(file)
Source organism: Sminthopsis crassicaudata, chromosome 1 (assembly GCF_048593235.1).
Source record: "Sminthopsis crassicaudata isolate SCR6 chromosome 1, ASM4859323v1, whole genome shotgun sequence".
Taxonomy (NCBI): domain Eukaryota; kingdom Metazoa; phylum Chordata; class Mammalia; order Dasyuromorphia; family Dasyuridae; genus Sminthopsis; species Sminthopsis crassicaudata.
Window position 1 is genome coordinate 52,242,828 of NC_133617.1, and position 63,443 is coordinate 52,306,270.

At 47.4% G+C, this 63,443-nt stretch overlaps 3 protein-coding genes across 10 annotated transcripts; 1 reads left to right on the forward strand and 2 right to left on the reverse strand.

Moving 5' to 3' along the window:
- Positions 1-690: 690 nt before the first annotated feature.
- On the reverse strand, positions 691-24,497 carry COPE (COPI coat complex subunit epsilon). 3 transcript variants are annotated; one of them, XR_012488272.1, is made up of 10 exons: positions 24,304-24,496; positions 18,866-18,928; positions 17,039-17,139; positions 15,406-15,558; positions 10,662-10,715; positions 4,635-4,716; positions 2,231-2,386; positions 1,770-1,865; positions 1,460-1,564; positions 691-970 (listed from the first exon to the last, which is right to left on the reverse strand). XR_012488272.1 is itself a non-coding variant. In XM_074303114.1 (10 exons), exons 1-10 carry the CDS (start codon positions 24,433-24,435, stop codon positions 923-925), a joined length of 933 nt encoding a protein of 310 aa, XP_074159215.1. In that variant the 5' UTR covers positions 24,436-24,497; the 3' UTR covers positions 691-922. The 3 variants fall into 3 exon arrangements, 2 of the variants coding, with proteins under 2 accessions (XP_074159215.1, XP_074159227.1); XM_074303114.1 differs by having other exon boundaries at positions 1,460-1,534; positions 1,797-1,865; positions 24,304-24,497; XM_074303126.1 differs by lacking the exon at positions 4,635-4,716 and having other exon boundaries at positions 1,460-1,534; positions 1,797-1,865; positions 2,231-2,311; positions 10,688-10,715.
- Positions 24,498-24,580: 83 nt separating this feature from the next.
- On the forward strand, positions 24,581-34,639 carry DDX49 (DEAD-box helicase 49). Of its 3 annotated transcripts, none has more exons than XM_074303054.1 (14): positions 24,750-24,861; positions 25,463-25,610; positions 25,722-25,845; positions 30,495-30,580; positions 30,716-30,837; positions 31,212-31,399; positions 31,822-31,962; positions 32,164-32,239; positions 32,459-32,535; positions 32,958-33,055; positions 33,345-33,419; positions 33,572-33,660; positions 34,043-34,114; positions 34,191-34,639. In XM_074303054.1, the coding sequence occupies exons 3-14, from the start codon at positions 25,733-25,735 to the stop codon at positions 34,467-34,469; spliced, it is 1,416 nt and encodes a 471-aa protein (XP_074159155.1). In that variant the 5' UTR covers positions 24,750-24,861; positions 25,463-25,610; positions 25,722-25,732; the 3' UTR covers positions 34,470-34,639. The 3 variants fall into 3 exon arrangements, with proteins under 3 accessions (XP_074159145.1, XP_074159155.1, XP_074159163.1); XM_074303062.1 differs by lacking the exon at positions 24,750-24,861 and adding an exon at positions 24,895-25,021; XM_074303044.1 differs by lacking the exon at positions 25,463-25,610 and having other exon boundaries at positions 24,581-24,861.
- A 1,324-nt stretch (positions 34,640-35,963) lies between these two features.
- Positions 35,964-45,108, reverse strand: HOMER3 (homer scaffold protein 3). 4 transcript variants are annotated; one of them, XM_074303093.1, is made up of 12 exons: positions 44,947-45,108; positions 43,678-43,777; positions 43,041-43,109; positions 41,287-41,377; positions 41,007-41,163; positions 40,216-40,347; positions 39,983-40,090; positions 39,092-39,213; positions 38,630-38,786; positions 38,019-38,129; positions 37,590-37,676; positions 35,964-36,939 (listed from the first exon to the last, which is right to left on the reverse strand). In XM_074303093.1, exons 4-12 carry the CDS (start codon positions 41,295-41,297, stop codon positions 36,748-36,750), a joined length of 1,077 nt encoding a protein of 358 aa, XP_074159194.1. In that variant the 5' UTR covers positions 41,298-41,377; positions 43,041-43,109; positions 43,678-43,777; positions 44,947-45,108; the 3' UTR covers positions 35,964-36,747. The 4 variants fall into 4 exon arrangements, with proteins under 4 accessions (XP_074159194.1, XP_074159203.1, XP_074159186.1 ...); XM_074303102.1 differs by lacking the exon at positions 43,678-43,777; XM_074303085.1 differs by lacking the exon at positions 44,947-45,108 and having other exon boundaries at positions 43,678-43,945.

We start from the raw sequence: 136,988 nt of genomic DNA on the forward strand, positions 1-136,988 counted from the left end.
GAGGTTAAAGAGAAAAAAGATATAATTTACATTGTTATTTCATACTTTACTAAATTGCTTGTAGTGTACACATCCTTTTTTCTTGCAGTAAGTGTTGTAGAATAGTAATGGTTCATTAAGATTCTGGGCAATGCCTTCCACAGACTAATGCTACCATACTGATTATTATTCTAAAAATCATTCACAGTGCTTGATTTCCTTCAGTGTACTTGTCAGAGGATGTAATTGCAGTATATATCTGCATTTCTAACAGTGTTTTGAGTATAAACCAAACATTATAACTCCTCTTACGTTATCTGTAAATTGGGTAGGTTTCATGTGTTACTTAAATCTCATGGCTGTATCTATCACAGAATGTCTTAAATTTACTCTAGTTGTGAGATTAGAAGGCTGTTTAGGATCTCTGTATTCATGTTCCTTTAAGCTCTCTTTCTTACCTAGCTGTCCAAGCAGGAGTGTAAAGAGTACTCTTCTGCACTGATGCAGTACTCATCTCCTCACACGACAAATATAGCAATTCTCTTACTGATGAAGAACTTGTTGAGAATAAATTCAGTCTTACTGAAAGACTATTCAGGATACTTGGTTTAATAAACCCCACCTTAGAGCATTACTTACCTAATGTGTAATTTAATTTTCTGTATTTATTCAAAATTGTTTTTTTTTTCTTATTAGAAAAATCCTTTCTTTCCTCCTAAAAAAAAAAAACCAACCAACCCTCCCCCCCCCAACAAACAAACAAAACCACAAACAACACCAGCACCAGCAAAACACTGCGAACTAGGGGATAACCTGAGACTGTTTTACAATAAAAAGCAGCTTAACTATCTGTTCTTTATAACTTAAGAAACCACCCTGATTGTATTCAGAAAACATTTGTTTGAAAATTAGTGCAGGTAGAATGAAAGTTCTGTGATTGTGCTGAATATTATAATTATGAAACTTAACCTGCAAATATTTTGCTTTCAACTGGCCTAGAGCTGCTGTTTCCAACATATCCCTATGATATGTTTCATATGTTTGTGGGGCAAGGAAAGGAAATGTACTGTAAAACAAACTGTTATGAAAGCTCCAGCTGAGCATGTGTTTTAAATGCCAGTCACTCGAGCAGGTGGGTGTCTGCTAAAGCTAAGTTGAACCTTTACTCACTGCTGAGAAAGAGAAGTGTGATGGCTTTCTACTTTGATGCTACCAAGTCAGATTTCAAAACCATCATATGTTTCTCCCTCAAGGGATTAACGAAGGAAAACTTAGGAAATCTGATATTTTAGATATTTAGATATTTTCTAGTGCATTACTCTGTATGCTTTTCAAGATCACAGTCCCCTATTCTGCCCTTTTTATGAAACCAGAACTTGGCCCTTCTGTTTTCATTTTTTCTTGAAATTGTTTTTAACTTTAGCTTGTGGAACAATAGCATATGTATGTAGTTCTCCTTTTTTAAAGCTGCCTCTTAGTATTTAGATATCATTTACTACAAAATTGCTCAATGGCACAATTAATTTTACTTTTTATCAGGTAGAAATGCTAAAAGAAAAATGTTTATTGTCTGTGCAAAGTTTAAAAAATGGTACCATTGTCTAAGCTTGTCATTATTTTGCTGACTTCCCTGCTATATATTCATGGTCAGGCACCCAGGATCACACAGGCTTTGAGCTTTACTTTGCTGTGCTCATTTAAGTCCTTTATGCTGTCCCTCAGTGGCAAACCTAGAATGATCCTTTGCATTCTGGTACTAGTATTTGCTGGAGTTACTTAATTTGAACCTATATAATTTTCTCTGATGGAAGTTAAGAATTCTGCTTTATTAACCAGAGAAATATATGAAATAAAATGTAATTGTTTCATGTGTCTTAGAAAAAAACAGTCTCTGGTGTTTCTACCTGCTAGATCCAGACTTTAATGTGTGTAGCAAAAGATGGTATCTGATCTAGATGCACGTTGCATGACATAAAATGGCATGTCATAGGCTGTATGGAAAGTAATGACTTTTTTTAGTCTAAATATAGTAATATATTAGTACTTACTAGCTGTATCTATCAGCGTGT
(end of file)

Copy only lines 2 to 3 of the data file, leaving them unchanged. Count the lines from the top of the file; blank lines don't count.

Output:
Source record: "Sminthopsis crassicaudata isolate SCR6 chromosome 1, ASM4859323v1, whole genome shotgun sequence".
Taxonomy (NCBI): domain Eukaryota; kingdom Metazoa; phylum Chordata; class Mammalia; order Dasyuromorphia; family Dasyuridae; genus Sminthopsis; species Sminthopsis crassicaudata.